The trial court overruled the motion, the parties selected a jury, and the State presented its case. Defendant did not introduce any evidence. The jury found defendant guilty, the trial court sentenced him, and he appealed.
In this court, defendant relies on the first ground of his motion to dismiss presented before the trial court, but he enlarges on that ground. He now contends that the trial court should have sustained the motion to dismiss because (1) he was not timely informed against by the county attorney and (2) he was not timely tried.
I. Timely County Attorney's Information. Pursuant to the motion, defendant contends that the county attorney's information was filed too late under (a) § 795.1 of the Code and (b) the speedy trial guaranties of the Iowa and United States Constitutions.
(a) Section 795.1 is inapplicable because defendant was not "held to answer" after a preliminary hearing or waiver thereof. State v. Sowle, 218 N.W.2d 573 (Iowa); State v. Morningstar, 207 N.W.2d 772 (Iowa); State v. Mays, 204 N.W.2d 862 (Iowa). What went awry why the preliminary hearing was continued several times and was never held, demanded, or waived the record does not disclose.
Defendant argues that an accused is legally helpless if a magistrate does not offer a preliminary hearing. We do not so believe. Apart from habeas corpus, the statute on preliminary hearings imposes a mandatory duty on the magistrate to proceed promptly with a preliminary hearing unless the defendant waives it. Section 761.1 of the Code provides:When the arrested person is brought before the magistrate, with or without a warrant, upon preliminary information, the magistrate must immediately inform him of the offense with which he is charged, and of his right to counsel in every stage of the proceedings, and must allow him a reasonable time to send for counsel, and, if necessary, adjourn for that purpose. After waiting a reasonable time for or on the appearance of counsel for defendant, the magistrate shall immediately proceed with the preliminary examination, or may allow the defendant to waive the same. (Italics added.)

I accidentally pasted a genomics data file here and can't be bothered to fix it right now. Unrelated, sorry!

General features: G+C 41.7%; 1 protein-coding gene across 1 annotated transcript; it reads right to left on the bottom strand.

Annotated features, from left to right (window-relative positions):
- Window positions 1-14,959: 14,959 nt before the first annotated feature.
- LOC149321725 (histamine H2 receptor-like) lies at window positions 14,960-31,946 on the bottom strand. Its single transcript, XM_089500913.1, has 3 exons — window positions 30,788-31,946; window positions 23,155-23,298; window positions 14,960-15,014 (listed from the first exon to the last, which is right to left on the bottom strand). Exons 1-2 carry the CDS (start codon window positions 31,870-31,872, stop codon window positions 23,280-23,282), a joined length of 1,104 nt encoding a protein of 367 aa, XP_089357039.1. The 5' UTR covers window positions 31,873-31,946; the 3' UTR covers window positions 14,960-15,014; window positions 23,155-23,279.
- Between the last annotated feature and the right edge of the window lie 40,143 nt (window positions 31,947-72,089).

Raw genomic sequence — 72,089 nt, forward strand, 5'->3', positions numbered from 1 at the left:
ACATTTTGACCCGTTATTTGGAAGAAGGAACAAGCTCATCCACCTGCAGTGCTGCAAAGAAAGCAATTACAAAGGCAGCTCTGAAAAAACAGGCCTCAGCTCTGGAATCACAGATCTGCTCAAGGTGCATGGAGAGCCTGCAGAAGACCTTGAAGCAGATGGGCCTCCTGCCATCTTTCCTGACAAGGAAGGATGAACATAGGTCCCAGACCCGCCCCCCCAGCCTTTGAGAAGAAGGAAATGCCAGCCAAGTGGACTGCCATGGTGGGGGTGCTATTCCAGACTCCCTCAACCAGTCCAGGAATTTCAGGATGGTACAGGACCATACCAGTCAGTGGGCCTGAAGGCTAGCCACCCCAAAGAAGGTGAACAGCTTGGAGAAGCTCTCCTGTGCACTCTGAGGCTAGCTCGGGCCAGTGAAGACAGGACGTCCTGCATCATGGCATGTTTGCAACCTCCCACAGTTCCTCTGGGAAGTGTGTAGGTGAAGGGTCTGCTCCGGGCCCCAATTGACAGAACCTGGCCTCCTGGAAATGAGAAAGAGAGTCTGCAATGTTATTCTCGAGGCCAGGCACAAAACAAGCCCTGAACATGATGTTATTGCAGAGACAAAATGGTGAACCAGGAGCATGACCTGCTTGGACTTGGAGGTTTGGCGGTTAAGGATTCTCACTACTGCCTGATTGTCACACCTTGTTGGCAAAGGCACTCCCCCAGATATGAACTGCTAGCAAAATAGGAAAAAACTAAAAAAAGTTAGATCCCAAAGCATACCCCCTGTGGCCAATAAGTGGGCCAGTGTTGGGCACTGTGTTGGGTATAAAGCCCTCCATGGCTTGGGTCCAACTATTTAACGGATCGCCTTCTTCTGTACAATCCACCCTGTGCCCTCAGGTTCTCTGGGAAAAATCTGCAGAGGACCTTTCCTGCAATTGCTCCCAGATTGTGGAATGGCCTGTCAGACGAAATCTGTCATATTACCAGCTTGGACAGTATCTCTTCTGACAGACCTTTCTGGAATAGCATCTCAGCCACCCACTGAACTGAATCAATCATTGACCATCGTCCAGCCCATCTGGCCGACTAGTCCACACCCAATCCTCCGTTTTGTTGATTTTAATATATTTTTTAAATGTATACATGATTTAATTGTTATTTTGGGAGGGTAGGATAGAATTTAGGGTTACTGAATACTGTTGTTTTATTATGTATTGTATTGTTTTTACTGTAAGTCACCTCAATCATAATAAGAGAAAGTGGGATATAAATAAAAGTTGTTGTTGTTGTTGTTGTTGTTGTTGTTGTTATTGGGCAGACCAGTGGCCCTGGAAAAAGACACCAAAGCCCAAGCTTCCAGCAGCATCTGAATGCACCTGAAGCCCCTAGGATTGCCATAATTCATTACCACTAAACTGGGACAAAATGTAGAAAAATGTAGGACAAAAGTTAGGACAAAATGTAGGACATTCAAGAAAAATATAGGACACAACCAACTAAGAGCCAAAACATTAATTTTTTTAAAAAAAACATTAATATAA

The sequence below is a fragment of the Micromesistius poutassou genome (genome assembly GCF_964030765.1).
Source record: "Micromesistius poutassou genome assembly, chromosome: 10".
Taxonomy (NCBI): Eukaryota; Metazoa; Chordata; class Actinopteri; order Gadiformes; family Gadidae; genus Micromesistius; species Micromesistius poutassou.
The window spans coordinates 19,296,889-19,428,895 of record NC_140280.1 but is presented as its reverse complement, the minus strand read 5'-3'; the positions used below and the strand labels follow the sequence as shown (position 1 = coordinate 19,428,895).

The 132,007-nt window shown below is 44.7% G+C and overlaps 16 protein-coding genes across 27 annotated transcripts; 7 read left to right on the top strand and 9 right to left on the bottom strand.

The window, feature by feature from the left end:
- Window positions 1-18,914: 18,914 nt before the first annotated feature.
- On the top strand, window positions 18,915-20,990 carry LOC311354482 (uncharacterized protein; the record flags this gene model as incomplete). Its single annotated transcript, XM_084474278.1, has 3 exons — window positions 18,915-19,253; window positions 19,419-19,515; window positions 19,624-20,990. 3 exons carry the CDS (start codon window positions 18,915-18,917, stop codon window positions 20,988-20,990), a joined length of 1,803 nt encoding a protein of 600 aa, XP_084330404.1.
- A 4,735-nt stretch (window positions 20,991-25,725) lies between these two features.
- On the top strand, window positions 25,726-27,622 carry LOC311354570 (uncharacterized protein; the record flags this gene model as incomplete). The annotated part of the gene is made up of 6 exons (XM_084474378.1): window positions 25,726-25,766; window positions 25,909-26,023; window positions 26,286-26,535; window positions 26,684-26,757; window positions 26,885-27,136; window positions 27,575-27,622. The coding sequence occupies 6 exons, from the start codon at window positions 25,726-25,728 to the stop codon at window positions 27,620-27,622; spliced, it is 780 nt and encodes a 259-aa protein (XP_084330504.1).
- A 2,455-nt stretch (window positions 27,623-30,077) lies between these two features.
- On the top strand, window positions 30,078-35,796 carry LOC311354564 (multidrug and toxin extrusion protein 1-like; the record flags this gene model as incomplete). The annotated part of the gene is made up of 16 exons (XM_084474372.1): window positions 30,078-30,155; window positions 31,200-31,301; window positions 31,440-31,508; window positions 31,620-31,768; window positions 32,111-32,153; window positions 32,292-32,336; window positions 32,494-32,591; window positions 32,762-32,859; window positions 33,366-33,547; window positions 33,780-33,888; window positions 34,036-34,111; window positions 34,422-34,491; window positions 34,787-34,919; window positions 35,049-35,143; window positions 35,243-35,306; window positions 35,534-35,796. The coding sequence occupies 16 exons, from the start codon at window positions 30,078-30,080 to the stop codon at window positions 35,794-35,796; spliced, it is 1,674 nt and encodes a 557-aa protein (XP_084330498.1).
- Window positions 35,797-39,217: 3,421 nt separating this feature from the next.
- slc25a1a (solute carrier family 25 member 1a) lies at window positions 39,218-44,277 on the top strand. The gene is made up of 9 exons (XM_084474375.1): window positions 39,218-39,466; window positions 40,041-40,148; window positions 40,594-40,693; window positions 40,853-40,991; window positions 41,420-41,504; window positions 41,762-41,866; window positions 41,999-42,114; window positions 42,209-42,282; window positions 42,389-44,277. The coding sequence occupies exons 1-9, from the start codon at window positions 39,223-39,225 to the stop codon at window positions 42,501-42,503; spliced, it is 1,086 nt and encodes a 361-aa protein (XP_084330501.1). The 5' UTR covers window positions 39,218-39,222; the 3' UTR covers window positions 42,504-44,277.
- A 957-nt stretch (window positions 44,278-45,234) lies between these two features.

Moreover, having commenced a preliminary examination, the magistrate is not permitted *474 to continue it indefinitely. Section 761.4 provides:The examination must be terminated at one session unless the magistrate, for good cause shown, adjourn it; but it shall not be adjourned for a longer period than thirty days.
(b) The constitutional speedy-trial guaranties involve the four-factor balancing test. Barker v. Wingo, 407 U.S. 514, 92 S. Ct. 2182, 33 L. Ed. 2d 101. The period from arrest to filing of county attorney's information was 53 days. This does not rise to the level of unconstitutional delay. State v. Morningstar, 207 N.W.2d 772 (Iowa); State v. Kimball, 203 N.W.2d 296 (Iowa).
We hold that defendant's first contention in his appeal is not meritorious.
II. Timely Trial. Defendant's trial-court motion was predicated on failure to charge in time, not on failure to try in time. Hence we do not consider his present contention that he was not timely tried. State v. Knutson, 220 N.W.2d 575 (Iowa).
The verdict and sentence should stand.